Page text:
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Chronic Kidney Disease in Children: New Drug Study

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07/17/2023
idw-online.de

Children with the hereditary disease "Alport syndrome" suffer from premature scarring and aging of the kidneys. As a result, the kidneys become inflamed, kidney function deteriorates, blood and high amounts of protein are excreted in the urine, and hearing loss and eye damage can often occur. Many patients are already dependent on kidney replacement therapies in their early thirties and require a donor kidney. The quality of life and life expectancy are reduced significantly. In Germany, about 1,000 children are currently affected. Due to the lack of alternative therapies, pediatric kidney specialists start to treat children with chronic kidney disease with drugs such as dapagliflozin, which is currently only approved for adults.

For the first time, physicians at the University Medical Center Göttingen (UMG) under the leadership of Prof. Dr. Oliver Gross, Senior Physician in the Department of Nephrology and Rheumatology at the UMG, are investigating the efficacy and safety of dapagliflozin in more than 100 young patients in the early stages of chronic kidney disease. The Deutsche Forschungsgemeinschaft (DFG) is funding the nationwide DOUBLE PRO-TECT study with approximately 1.3 million euros over three years. The study aims to establish an effective and safe treatment that delays kidney failure and increases the life expectancy of children with chronic kidney disease. "I am particularly pleased that our study can now be carried out after five years of planning", says Prof. Gross: "The use of adult drugs in children is not unusual. The regulatory authorities in the U.S. and Europe generally require manufacturers to conduct systematic testing in children. However, this obligation does not apply to this group of substances due to a special regulation. This poses risks, because children are not small adults from a medical point of view. The effects, side effects and long-term consequences cannot be transferred from adults to children," adds Prof. Gross.

A total of 102 young patients with Alport syndrome between the ages of 10 and 39 will participate in the study over a total period of three years. They will be divided into two groups: one group will be treated with the drug dapagliflozin, while the other group will receive a drug-free therapy, a placebo, and serve as a control group. The kidney-protective effect of the drug will be assessed based on kidney protein excretion at 48 weeks and preservation of renal function at 52 weeks, and the results will then be compared. "One challenge of the study was that the disease is rare and many participants are still children. Therefore, we have to manage with a relatively small number of participants. In order to obtain scientifically reliable study results, we use particularly efficient methods in planning and evaluation", says the study's chief statistician Prof. Dr. Tim Friede, Director of the Institute of Medical Statistics at UMG: "Here we benefit from the long-standing and intensive cooperation with Prof. Gross and his team, in that we can now bring our experi-ence from various other projects on chronic kidney disease into the new study", adds Prof. Friede.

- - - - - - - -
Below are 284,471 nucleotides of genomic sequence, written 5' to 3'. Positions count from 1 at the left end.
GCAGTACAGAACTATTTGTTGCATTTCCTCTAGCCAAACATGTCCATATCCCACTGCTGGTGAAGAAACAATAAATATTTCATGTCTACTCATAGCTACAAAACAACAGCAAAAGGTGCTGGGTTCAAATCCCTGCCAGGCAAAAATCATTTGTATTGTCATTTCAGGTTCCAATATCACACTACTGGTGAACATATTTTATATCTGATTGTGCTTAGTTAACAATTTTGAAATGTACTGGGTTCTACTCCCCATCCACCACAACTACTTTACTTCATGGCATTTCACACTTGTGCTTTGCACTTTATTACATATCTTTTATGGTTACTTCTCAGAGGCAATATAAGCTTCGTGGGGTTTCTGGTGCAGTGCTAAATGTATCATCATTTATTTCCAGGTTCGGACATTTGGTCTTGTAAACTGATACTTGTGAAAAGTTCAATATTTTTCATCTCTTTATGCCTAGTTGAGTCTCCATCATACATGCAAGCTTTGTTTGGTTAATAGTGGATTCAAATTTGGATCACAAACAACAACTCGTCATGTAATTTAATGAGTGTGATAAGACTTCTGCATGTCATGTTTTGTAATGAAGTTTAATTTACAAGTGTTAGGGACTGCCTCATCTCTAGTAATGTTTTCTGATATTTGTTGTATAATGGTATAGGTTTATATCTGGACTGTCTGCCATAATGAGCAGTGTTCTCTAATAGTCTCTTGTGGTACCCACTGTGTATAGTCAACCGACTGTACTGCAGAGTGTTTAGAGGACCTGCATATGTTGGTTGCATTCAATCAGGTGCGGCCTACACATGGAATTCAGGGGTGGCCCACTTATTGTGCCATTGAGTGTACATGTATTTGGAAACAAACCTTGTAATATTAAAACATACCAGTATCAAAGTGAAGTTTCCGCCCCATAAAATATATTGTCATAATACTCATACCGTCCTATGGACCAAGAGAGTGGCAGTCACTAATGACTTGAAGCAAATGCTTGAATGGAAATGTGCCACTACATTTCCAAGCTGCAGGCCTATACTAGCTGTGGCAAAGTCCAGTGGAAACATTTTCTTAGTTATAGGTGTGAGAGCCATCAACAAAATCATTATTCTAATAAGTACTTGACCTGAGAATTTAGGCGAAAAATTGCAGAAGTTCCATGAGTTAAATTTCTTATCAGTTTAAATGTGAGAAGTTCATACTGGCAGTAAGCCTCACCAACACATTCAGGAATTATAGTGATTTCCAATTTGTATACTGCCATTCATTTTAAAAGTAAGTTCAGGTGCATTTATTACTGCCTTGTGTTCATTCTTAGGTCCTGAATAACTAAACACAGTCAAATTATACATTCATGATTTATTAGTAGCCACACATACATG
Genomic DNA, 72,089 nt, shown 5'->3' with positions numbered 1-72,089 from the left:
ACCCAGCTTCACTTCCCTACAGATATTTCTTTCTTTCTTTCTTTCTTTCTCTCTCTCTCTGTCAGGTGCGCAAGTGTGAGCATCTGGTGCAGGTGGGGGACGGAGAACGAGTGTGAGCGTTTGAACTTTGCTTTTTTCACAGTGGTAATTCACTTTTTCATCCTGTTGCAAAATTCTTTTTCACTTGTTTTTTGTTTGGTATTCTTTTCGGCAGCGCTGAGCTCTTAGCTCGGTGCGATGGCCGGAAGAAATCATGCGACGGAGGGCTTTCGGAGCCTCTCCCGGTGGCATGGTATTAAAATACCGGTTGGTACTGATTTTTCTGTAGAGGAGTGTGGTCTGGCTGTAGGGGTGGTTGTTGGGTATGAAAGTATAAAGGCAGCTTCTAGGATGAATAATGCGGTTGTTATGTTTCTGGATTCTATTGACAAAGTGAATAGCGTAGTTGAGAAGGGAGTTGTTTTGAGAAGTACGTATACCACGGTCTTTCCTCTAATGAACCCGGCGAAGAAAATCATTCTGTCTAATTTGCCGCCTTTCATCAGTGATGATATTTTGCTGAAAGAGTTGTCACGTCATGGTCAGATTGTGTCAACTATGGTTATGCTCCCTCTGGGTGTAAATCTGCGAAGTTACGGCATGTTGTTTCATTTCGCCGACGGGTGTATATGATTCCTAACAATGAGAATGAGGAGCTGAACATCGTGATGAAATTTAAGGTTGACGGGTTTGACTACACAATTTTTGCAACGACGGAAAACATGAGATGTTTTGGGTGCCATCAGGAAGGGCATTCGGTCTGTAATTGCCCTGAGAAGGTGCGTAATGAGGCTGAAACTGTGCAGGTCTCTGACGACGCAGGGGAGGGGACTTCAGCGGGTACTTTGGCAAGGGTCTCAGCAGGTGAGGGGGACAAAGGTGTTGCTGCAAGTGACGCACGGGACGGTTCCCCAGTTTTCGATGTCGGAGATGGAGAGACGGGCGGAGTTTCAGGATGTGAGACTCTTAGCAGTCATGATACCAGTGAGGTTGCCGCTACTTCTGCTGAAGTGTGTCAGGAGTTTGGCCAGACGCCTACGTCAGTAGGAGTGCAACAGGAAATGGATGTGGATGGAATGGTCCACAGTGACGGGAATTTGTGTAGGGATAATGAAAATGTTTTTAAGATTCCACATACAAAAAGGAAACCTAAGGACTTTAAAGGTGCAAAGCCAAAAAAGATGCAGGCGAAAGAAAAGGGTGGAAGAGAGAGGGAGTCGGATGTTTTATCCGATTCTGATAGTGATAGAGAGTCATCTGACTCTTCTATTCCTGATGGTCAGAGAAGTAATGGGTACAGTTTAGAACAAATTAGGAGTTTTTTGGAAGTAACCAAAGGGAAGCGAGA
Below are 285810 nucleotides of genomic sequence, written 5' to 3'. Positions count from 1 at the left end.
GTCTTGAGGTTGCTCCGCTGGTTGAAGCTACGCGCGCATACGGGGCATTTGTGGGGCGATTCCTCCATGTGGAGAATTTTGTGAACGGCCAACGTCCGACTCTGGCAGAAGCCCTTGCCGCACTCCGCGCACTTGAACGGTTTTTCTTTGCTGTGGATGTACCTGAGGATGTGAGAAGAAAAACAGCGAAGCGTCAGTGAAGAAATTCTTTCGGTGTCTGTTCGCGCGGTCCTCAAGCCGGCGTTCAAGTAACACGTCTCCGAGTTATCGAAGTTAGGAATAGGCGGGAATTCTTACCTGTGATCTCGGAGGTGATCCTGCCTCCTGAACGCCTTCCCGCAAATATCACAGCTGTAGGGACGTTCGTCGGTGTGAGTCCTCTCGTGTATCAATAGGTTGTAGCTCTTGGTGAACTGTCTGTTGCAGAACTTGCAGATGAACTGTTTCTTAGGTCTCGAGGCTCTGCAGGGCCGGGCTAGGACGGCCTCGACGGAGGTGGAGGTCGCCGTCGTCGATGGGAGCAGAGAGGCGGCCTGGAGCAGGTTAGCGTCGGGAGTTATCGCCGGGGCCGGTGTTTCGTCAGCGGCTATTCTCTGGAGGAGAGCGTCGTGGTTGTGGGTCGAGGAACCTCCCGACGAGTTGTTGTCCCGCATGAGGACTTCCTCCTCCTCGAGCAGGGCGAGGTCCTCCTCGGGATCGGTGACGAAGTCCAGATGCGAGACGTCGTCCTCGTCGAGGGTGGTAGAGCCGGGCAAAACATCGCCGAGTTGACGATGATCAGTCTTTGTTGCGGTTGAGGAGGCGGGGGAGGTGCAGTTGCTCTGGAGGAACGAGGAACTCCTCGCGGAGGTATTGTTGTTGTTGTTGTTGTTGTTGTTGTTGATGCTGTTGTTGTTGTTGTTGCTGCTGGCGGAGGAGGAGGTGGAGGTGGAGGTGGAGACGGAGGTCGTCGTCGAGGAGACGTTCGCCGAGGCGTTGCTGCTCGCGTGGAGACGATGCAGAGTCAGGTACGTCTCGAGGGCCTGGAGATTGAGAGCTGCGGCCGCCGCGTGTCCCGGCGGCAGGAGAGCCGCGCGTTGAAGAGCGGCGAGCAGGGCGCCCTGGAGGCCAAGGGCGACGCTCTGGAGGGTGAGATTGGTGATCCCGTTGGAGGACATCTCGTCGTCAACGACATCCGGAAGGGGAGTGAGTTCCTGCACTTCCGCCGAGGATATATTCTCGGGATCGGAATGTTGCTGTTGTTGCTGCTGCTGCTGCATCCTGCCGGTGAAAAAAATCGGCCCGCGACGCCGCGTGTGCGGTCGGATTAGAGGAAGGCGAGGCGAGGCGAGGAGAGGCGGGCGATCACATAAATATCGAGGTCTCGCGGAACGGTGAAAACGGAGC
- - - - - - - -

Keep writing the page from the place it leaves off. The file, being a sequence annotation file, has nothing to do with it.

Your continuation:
"Time is pressing for the clinical trial: the more successful the dapagliflozin treatment of adults with severe kidney disease is, the greater the risk that more children with chronic kidney disease will be treated with this drug without sufficient knowledge of its effects, side effects and risks", says Prof. Gross: "The dapagli-flozin used for the study, as well as the placebo, will be fully financed by funding. This allows us to make the study completely independent from industry."

The study was designed together with Dr. Jan Boeckhaus, assistant physician at the Department of Nephrology and Rheumatology at UMG, and is coordinated by the UMG study center. Furthermore, international experts are involved as a steering group, whose expertise enables the planning of the study at the highest international level: Prof. Dr. Christoph Wanner, former Head of Nephrology at the Medical Clinic and Polyclinic I at the University Hospital Würzburg, and President of the European Society of Nephrology, Prof. Dr. Hiddo Heerspink, Clinical Pharmacologist in the Department of Clinical Pharmacy and Pharmacology at the University Medical Center Groningen, in the Netherlands, and renowned expert on dapagliflozin, Prof. Dr. Lutz Weber, Head of Pediatric Nephrology and Managing Senior Physician, Children’s Hospital University Hospital Cologne, and President of the German Society for Pediatric Nephrology, Dr. James Simon, Medical Director at the Cleveland Clinic in Cleveland, USA, and Alport expert, Andre Weinstock, patient representative of the American patient group (Alport Syndrome Foundation), and Christoph Wagner, patient representative of the German patient group (Alport-Selbsthilfe).

The DOUBLE PRO-TECT Alport study follows on the EARLY PRO-TECT Alport study funded by the German Federal Ministry of Education and Research (BMBF), which was conducted in 2012 and 2019, also under the leadership of Prof. Gross, as the world's first therapy study in children for the treatment of Alport syndrome.

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Schedule20 Jun 2024